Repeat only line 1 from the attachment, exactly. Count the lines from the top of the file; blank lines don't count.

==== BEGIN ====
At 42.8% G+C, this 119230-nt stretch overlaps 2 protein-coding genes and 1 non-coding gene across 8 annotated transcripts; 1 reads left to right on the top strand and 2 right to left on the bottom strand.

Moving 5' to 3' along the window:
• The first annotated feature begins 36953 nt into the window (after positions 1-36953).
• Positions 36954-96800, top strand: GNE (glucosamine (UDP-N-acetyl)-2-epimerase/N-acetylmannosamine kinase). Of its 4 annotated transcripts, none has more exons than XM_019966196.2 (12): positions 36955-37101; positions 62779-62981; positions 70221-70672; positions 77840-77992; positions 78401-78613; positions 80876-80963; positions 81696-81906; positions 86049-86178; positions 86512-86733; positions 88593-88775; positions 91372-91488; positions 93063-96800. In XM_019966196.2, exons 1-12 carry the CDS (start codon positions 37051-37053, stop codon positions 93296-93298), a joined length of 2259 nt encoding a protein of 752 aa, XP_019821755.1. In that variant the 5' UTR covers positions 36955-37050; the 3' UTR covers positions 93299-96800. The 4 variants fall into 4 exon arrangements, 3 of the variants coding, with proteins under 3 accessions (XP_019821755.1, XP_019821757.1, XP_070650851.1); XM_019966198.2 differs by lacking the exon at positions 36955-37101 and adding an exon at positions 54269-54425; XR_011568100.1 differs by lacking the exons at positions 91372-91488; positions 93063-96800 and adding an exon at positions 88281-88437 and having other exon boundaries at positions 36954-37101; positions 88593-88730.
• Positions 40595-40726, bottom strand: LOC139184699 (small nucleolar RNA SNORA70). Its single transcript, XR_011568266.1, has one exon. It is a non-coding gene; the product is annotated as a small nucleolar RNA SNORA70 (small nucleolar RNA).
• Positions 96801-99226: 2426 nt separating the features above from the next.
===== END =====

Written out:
At 42.8% G+C, this 119230-nt stretch overlaps 2 protein-coding genes and 1 non-coding gene across 8 annotated transcripts; 1 reads left to right on the top strand and 2 right to left on the bottom strand.